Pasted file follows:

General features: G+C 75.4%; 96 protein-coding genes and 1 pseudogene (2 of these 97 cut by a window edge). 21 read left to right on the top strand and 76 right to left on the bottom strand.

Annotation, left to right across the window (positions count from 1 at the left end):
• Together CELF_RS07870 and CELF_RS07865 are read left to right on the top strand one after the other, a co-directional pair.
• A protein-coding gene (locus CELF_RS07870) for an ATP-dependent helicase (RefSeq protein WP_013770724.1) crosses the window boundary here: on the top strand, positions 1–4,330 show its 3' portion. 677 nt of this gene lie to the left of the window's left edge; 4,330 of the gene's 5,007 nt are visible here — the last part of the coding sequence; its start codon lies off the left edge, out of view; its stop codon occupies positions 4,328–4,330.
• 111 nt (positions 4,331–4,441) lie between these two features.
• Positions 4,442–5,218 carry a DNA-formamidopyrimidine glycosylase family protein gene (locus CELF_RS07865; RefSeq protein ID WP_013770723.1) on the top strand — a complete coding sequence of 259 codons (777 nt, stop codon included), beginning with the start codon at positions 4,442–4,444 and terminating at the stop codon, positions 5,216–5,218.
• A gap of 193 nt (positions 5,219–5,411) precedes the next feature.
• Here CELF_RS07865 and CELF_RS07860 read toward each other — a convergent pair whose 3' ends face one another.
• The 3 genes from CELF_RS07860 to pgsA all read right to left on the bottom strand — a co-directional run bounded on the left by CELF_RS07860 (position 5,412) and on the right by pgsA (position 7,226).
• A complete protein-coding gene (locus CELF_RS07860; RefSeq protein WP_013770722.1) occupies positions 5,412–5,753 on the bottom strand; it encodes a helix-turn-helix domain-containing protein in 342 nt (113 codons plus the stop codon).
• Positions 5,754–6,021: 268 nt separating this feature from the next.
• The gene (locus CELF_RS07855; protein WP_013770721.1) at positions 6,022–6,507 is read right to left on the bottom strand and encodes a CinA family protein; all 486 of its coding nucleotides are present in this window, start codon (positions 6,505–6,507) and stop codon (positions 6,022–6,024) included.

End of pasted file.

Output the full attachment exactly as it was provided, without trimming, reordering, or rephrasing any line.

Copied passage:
General features: G+C 75.4%; 96 protein-coding genes and 1 pseudogene (2 of these 97 cut by a window edge). 21 read left to right on the top strand and 76 right to left on the bottom strand.

Annotation, left to right across the window (positions count from 1 at the left end):
• Together CELF_RS07870 and CELF_RS07865 are read left to right on the top strand one after the other, a co-directional pair.
• A protein-coding gene (locus CELF_RS07870) for an ATP-dependent helicase (RefSeq protein WP_013770724.1) crosses the window boundary here: on the top strand, positions 1–4,330 show its 3' portion. 677 nt of this gene lie to the left of the window's left edge; 4,330 of the gene's 5,007 nt are visible here — the last part of the coding sequence; its start codon lies off the left edge, out of view; its stop codon occupies positions 4,328–4,330.
• 111 nt (positions 4,331–4,441) lie between these two features.
• Positions 4,442–5,218 carry a DNA-formamidopyrimidine glycosylase family protein gene (locus CELF_RS07865; RefSeq protein ID WP_013770723.1) on the top strand — a complete coding sequence of 259 codons (777 nt, stop codon included), beginning with the start codon at positions 4,442–4,444 and terminating at the stop codon, positions 5,216–5,218.
• A gap of 193 nt (positions 5,219–5,411) precedes the next feature.
• Here CELF_RS07865 and CELF_RS07860 read toward each other — a convergent pair whose 3' ends face one another.
• The 3 genes from CELF_RS07860 to pgsA all read right to left on the bottom strand — a co-directional run bounded on the left by CELF_RS07860 (position 5,412) and on the right by pgsA (position 7,226).
• A complete protein-coding gene (locus CELF_RS07860; RefSeq protein WP_013770722.1) occupies positions 5,412–5,753 on the bottom strand; it encodes a helix-turn-helix domain-containing protein in 342 nt (113 codons plus the stop codon).
• Positions 5,754–6,021: 268 nt separating this feature from the next.
• The gene (locus CELF_RS07855; protein WP_013770721.1) at positions 6,022–6,507 is read right to left on the bottom strand and encodes a CinA family protein; all 486 of its coding nucleotides are present in this window, start codon (positions 6,505–6,507) and stop codon (positions 6,022–6,024) included.